Guest poem sent in by Vijay D'silva
(Poem #1269) The Common Collection of Distichs (Excerpts)
Libros lege. Read books. Liber I 18. Cum fueris felix, quae sunt aduersa caueto: Non eodem cursu respondent ultima primis. When fortune smiles, beware lest some ill strike; End and beginning often are unlike. Liber II 18. Insipiens esto, cum tempus postulat ipsum: Stultitiam simulare ioco, cum tempore laus est. To fit th' occasion laughable appear; 'T is sometimes wisdom folly's mask to wear. Liber III 18. Multa legas facito, tum lectis neglege multa; Nam miranda canunt, sed non credenda poetae. Read much and much of it forget: 'T is well T' admire but not believe what poets tell. Liber IV 18. Cum sapias animo, noli ridere senectam; Nam quoicumque seni puerilis sensus inhaeret. Flout not old age while thou dost sense possess; Age ever brings to all some childishness.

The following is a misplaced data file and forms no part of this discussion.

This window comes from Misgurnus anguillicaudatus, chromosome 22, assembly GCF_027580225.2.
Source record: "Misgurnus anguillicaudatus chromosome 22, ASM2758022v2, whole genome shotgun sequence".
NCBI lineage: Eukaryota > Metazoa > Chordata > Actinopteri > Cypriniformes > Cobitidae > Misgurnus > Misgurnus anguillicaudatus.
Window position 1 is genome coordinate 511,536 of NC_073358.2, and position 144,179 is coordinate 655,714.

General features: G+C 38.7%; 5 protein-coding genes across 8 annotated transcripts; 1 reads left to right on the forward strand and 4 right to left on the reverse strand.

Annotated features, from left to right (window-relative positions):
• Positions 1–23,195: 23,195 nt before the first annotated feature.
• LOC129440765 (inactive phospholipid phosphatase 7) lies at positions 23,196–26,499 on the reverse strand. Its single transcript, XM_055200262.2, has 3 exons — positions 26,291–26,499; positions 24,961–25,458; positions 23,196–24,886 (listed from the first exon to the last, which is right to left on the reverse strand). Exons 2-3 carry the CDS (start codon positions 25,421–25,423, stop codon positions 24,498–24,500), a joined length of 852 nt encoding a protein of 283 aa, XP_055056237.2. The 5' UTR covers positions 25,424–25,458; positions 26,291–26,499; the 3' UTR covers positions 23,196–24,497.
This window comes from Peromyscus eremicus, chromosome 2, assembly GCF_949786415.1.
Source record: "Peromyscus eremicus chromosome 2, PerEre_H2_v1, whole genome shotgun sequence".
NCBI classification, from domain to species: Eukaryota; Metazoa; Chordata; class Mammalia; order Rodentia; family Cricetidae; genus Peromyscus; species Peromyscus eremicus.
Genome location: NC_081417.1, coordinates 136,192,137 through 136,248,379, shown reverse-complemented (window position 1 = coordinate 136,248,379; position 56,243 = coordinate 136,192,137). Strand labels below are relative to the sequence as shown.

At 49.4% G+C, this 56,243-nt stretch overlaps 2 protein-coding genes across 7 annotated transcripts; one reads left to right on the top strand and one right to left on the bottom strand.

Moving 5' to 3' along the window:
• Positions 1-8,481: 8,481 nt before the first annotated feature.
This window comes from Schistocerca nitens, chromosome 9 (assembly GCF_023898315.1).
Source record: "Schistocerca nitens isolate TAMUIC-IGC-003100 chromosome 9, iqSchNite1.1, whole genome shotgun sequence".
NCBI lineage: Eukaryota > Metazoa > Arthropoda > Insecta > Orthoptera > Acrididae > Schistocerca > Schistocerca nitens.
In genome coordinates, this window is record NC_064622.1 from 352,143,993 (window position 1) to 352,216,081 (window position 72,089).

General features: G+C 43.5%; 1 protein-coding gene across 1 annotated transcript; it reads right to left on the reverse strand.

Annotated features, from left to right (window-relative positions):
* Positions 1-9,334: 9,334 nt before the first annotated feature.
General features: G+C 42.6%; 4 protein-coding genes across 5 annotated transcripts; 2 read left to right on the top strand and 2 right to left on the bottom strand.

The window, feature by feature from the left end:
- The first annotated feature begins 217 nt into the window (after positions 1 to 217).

The Cato were proverbial couplets popular in teaching Latin. This is a translation due to Wayland Johnson Chase. We've been through quite a few parental advisory committee type poems. Apart from the line in the Monostich which appears as a prologue to the Distichs, I found nothing that I particularly liked. I started out by copying down a few tolerable couplets from each book (Liber) and discovered that I had copied the 18th from each so decided to restrict it to that. The entire set can be found at: [broken link] http://icg.harvard.edu/~chaucer/special/authors/cato/index.html Jaggi pointed out in poem #761 that the Desiderata is "not overly preachy" and Jaggi is an honourable man. Not so for me. The translation of the Cato is preachy preachy and dripping dripping. Barring the first line, I did not like it. What I did like was Chapter 43 of Don Quixote: ------ "With regard to the mode in which thou shouldst govern thy person and thy house, Sancho, the first charge I have to give thee is to be clean, and to cut thy nails, not letting them grow as some do, whose ignorance makes them fancy that long nails are an ornament to their hands" "Go not ungirt and loose, Sancho; for disordered attire is a sign of an unstable mind, unless indeed the slovenliness and slackness is to he set down to craft, as was the common opinion in the case of Julius Caesar." "Eat not garlic nor onions, lest they find out thy boorish origin by the smell; walk slowly and speak deliberately, but not in such a way as to make it seem thou art listening to thyself, for all affectation is bad." "Take care, Sancho, not to chew on both sides, and not to eruct in anybody's presence." "Eruct!" said Sancho; "I don't know what that means." "To eruct, Sancho," said Don Quixote, "means to belch, and that is one of the filthiest words in the Spanish language, though a very expressive one; and therefore nice folk have had recourse to the Latin, and instead of belch say eruct, and instead of belches say eructations; and if some do not understand these terms it matters little, for custom will bring them into use in the course of time, so that they will be readily understood; this is the way a language is enriched; custom and the public are all-powerful there." "In truth, senor," said Sancho, "one of the counsels and cautions I mean to bear in mind shall be this, not to belch, for I'm constantly doing it." "Eruct, Sancho, not belch," said Don Quixote. ------ On the 24th of March, I went to watch a production of Hamlet and returned wanting to send in Polonius' advice to Laertes. The next day I discovered that it has appeared just two days before and Milligan's 'Hamlet' appeared in my inbox that very day. Synchronicity! While searching for 'To thine ownself be true' I came across the Don Quixote excerpt. Getting it to masquerade as a poem seemed to be a long shot. The rest if I may say is a guest poem on minstrels. And that is one of the most pragmatic pieces of advice that I have come across. As Mr. Victor J. Menezes so wisely said at the IITB convocation in 2001 "My first piece of advice is brush your teeth regularly." Eruct - what a cool word! Vijay.